Two alumni-led companies are leading the transformation of school food

Revolution Foods founders on the Today Show.

When the Today Show aired a back-to-school segment on how school food is being disrupted by healthier options, producers turned to two companies founded by Berkeley-Haas alumni.

NBC Today correspondent Jenna Bush Hager featured Revolution Foods and Back to the Roots exclusively in the Sept. 4 segment, calling Revolution Foods founders Kristin Richmond and Kirsten Tobey, both MBA 06, “the moms who are going gourmet.”

 

Richmond and Toby met in a marketing class at Haas, launching their company as an antidote to pre-frozen, unhealthy school meals. Today, the company ferries two million fresh lunches per week to 2,000 schools in three dozen cities.

Back to the Roots co-founders with a few of their products.

Nikhil Arora and Alejandro Velez, BS 09, started Back to the Roots.

Back to the Roots, founded by Nikhil Arora and Alejandro Velez, both BS 09, started with an idea for urban mushroom farming that morphed into Back to the Roots. Today, the company has expanded to sell mushroom farm kits, aqua farms, and home herb gardens at retailers from Costco to Whole Foods. Last March, the company was awarded a contract to provide breakfast to all of New York City’s public schools. New York, the world’s largest public education system, is one of six cities now providing the company’s cereals: organic, low-sugar, whole wheat cocoa clusters and cinnamon clusters, and purple corn flakes.  “The most fun piece of this is seeing the (kids’) spark of curiosity about food,” Arora said.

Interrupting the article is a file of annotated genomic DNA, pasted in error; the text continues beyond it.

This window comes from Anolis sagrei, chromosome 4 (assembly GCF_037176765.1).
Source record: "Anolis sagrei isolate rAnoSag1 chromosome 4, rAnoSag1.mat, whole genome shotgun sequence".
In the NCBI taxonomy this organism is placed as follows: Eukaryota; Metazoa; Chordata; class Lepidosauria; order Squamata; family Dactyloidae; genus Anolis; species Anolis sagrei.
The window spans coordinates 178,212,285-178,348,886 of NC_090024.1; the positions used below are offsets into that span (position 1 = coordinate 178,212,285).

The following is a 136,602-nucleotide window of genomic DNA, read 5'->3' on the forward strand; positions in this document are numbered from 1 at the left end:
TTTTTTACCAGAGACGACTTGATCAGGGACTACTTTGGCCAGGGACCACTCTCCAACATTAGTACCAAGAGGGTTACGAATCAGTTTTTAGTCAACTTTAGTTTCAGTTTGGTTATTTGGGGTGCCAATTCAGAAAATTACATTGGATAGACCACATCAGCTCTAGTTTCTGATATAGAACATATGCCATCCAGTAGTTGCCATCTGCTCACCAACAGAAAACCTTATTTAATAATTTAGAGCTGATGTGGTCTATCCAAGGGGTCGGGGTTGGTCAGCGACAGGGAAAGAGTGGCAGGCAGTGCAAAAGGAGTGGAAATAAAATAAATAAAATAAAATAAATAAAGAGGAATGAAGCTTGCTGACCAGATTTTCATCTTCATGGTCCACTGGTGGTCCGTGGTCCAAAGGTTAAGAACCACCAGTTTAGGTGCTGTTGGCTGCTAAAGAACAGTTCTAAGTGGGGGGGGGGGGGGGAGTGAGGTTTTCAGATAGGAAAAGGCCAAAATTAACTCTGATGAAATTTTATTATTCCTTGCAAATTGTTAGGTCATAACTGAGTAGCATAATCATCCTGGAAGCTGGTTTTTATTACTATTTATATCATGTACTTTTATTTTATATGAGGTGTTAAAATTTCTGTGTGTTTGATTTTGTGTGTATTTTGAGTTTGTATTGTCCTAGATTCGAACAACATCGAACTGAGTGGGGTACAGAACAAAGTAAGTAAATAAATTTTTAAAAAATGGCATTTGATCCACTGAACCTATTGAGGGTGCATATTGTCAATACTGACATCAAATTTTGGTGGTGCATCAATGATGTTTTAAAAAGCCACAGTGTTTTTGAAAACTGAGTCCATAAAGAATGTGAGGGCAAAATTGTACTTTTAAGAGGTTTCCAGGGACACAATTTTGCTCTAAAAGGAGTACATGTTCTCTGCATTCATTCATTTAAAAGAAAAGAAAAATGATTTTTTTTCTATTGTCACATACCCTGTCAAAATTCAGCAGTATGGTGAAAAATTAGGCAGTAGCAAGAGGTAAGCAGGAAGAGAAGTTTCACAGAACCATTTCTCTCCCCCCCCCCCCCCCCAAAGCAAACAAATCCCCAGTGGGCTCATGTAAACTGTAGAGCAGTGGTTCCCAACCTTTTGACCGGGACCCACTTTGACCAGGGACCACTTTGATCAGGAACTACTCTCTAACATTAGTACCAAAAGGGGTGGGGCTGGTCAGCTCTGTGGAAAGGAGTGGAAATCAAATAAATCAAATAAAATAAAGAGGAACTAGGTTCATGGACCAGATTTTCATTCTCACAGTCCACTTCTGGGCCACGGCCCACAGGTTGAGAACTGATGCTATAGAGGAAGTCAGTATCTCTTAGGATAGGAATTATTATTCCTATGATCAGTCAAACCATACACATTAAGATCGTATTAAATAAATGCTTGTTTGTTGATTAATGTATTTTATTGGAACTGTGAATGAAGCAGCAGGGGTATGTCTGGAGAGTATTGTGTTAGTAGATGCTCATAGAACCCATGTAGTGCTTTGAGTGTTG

“We approach cereal from a completely different perspective,” Velez said.

Revolution Foods founders talk about healthy school lunches.

Kristin Richmond and Kirsten Tobey, both MBA 06, started Revolution Foods.

In the segment, Bush Hager took a tour of a Rev Foods kitchen with Richmond, who explained that the company sources whole grains, fresh veggies, and lean proteins; cooks the meals in the company’s local kitchens; and sends them out to schools across the region in refrigerated trucks.

“What we know is that healthy meals—we now have the data to prove it—drive not only health outcomes but also student outcomes in the classroom,” she said. Providing kids of all income levels healthy food “sends a message of respect. It sends a message of empowerment.”

Healthier meals aren’t necessarily more expensive, Richmond added, noting the company “serves all meals within the federal reimbursement rate.”

Arora said the company’s packaged cereals cost only about 10 cents more per serving than commercial cereals that are “a quarter to a half” sugar.

“If it can work in NYC, we see no reason why our cereals, offerings by Rev Foods, and other healthier foods shouldn’t be in every other district across the country,” Arora said, in a separate interview.

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